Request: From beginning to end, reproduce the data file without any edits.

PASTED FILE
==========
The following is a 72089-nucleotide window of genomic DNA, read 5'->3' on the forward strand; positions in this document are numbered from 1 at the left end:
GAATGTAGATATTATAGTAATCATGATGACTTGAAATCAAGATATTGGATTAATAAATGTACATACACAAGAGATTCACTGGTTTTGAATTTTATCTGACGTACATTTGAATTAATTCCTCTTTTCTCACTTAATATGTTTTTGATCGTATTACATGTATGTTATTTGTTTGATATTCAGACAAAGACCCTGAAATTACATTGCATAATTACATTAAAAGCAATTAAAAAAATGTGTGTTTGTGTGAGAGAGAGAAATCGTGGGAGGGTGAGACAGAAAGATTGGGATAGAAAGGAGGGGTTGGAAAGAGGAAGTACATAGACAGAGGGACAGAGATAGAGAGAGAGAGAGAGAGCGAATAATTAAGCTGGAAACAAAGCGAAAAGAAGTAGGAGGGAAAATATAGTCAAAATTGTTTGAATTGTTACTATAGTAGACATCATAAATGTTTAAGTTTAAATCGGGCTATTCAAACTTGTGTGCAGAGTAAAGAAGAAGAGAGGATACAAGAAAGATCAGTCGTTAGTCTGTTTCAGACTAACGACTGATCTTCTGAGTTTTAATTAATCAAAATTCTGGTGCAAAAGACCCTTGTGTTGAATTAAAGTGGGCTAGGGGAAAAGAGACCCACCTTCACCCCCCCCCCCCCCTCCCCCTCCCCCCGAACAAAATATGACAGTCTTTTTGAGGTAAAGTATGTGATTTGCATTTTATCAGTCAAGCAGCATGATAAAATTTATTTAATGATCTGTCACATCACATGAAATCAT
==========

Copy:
The following is a 72089-nucleotide window of genomic DNA, read 5'->3' on the forward strand; positions in this document are numbered from 1 at the left end:
GAATGTAGATATTATAGTAATCATGATGACTTGAAATCAAGATATTGGATTAATAAATGTACATACACAAGAGATTCACTGGTTTTGAATTTTATCTGACGTACATTTGAATTAATTCCTCTTTTCTCACTTAATATGTTTTTGATCGTATTACATGTATGTTATTTGTTTGATATTCAGACAAAGACCCTGAAATTACATTGCATAATTACATTAAAAGCAATTAAAAAAATGTGTGTTTGTGTGAGAGAGAGAAATCGTGGGAGGGTGAGACAGAAAGATTGGGATAGAAAGGAGGGGTTGGAAAGAGGAAGTACATAGACAGAGGGACAGAGATAGAGAGAGAGAGAGAGAGCGAATAATTAAGCTGGAAACAAAGCGAAAAGAAGTAGGAGGGAAAATATAGTCAAAATTGTTTGAATTGTTACTATAGTAGACATCATAAATGTTTAAGTTTAAATCGGGCTATTCAAACTTGTGTGCAGAGTAAAGAAGAAGAGAGGATACAAGAAAGATCAGTCGTTAGTCTGTTTCAGACTAACGACTGATCTTCTGAGTTTTAATTAATCAAAATTCTGGTGCAAAAGACCCTTGTGTTGAATTAAAGTGGGCTAGGGGAAAAGAGACCCACCTTCACCCCCCCCCCCCCCTCCCCCTCCCCCCGAACAAAATATGACAGTCTTTTTGAGGTAAAGTATGTGATTTGCATTTTATCAGTCAAGCAGCATGATAAAATTTATTTAATGATCTGTCACATCACATGAAATCAT